RTÉ football commentator George Hamilton and Virgin Media sports anchor Tommy Martin discussed the legacy of Michael Darragh MacAuley on the Sunday Paper Review on Off The Ball.
MacAuley announced his retirement from senior county football during the week, after a decade with Dublin.
As the tributes to the man affectionately known as MDMA flooded in throughout the week, the Sunday Independent’s Joe Brolly wrote about the antics of the 34-year-old.
Brolly's article touched on many different anecdotes, including forgetting his boots on finals day and playing basketball for a friend he doesn’t like the day before the final.
Martin and Hamilton looked at the influence that MacAuley had over the years, helping Dublin to six in a row.
“That bit about how [Pat] Gilroy said he was the key man for the Dublin revival is a really extraordinarily revealing thing for Gilroy to say,” Martin said.
“It was such a seismic turnaround in a team’s fortunes, and we are still, a decade later, it is still being played out, so what a tribute to a guy’s impact to have that.”
While he was undoubtedly talented, what stood out for many about MacAuley was the fact that he seemingly knew nothing about football outside of his own team.
“Balance that with how completely nonplussed he was by his ability as a player, his importance to Dublin, by the whole game of Gaelic football,” Martin said.
“Successive Dublin managements realised early on that he didn’t know anything about Gaelic football or footballers.
“Unless they were part of his group, he had no interest.”
Martin quoted Brolly’s article, which recalled how MacAuley did not know who he was marking against Tyrone in 2010.
“He was told he was marking Sean Kavanagh and it quickly became apparent that he absolutely no idea who Sean Kavanagh was,” Martin said.
“Remember, this is April 2010 when Sean Kavanagh was a three-time All-Ireland winner by that stage, and I think possibly footballer of the year in 2008.”
Gilroy managed MacAuley differently
In his article, Brolly mentioned how Gilroy often had a different way of managing MacAuley compared to how he managed the rest of his Dublin team.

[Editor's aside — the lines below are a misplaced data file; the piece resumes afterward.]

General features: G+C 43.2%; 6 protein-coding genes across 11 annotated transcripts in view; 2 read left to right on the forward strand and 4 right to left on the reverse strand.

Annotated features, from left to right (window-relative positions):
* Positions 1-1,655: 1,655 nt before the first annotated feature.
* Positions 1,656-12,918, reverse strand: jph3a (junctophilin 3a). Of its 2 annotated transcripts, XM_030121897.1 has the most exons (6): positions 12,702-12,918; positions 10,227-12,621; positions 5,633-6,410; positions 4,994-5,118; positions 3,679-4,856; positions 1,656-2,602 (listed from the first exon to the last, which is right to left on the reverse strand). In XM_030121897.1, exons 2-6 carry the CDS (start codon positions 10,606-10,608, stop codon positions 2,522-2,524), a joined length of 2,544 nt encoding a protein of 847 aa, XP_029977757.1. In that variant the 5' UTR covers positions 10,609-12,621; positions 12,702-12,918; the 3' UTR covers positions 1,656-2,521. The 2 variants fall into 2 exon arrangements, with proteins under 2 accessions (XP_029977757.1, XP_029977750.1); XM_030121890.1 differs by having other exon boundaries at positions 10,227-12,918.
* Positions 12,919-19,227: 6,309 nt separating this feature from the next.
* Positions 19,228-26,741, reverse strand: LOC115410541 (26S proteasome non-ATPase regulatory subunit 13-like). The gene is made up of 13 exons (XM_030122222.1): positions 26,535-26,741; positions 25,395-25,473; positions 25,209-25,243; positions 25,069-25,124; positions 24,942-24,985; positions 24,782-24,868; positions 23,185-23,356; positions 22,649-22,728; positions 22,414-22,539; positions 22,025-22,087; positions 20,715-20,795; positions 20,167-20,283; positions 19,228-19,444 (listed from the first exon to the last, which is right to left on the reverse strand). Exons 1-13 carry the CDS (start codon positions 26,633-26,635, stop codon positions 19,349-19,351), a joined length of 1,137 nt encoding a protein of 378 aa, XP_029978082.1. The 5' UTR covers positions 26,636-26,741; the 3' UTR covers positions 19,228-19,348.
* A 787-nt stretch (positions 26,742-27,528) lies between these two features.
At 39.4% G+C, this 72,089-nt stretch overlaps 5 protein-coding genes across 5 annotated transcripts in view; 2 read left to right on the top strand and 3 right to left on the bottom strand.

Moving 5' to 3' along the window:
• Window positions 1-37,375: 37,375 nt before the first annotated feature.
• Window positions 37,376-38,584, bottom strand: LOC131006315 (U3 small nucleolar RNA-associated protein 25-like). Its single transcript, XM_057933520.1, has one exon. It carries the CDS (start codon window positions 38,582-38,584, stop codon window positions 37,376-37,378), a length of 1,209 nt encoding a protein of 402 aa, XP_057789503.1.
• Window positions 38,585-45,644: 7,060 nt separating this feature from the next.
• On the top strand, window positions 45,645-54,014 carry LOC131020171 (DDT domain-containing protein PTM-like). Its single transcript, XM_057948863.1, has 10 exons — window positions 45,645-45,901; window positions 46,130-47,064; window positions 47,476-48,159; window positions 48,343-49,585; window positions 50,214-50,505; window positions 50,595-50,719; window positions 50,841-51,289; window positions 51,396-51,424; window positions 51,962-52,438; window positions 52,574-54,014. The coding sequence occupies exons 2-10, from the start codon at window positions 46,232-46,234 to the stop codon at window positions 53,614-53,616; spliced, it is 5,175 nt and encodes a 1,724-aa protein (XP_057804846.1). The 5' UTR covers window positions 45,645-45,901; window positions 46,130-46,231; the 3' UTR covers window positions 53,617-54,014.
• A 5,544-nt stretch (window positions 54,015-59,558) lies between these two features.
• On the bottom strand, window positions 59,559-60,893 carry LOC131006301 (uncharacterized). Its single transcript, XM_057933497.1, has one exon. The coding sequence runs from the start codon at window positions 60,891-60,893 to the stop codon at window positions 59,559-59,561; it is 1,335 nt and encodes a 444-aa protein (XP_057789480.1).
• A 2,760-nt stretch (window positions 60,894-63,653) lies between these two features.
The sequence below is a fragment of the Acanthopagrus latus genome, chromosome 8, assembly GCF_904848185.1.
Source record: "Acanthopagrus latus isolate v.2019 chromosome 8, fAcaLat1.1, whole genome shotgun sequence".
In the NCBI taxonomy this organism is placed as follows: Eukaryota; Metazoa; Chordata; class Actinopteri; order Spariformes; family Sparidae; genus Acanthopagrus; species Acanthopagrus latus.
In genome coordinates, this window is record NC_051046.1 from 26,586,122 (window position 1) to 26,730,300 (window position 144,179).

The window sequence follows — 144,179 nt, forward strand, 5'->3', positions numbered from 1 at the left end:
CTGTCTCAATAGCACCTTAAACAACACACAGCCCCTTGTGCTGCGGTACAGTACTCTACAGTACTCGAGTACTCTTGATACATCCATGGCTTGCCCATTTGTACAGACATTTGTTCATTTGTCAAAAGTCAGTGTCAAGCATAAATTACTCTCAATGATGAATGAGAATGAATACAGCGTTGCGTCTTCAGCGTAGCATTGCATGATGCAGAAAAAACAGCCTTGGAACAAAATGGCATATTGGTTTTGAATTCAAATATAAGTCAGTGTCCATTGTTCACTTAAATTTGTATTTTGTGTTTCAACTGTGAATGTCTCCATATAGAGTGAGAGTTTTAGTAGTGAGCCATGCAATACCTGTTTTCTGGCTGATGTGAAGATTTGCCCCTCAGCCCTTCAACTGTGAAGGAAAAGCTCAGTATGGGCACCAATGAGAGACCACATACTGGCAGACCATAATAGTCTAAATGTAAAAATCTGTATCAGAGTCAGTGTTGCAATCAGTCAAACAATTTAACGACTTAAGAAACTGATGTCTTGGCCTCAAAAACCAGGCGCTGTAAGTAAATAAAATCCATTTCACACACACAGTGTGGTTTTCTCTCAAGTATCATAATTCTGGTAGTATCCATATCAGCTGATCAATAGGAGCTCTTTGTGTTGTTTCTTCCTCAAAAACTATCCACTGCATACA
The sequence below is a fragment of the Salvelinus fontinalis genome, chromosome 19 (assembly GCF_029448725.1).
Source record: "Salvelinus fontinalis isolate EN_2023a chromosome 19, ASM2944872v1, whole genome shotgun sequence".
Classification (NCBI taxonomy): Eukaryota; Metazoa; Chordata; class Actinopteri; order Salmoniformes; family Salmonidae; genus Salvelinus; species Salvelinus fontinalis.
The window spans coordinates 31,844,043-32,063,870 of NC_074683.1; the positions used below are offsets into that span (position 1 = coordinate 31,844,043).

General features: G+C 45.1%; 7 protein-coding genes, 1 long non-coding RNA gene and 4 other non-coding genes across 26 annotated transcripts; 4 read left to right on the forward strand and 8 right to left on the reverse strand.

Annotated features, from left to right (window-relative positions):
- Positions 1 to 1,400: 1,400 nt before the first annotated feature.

One such example of this, as pointed out by Martin, was when he allowed MDMA to play a friendly basketball game the day before the All-Ireland final.
“There is another anecdote later on,” Martin said. “It is the Tuesday before the 2011 final, after the last training session, Gilroy said to the lads, ‘no golf, no runs, complete rest, do nothing between now and Sunday’.
“As he was leaving Parnell Park, MacAuley taps Gilroy’s window: ‘What is it Michael?’ ‘Look Pat, I have to play a basketball game on Saturday evening’.
“You are joking me’. ‘No, it is a mate’s game, we have only 10, so I have to play; I can’t let them down’.
“Gilroy said, ‘I could just see he would be very upset if I said no, so I said ok, just don’t tell anyone.
“When Gilroy gave him permission, MacAuley said, ‘Thanks Pat, I am not really into the guy anyway’.”
You can’t help but like MacAuley
Hamilton suggested that Brolly’s article really gave the reader a sense of MacAuley’s personality.
“Joe rings him up, just to get a feel for his personality again as the piece was going in the paper,” Hamilton said.
“There was noise in the background, and he says, ‘where are you?’ He said, ‘I am on the bike, riding around St Stephen’s Green.
“[He said] ‘My bike was nicked, so I am on a Dublin bike’. He was getting his cycling in by hiring a Dublin bike and cycling around Stephen’s Green.”
While many might not be a fan of Dublin’s dominance over the past decade, Hamilton suggested that you cannot help but like MacAuley, regardless of your allegiance.
“You couldn’t fail to like Michael Darragh MacAuley after reading that,” Hamilton said.
“It is just the ugly duckling that turns into the swan. This is Michael Darragh’s football career.
“It should never have happened, but of course it did, because he was so good at what he did.”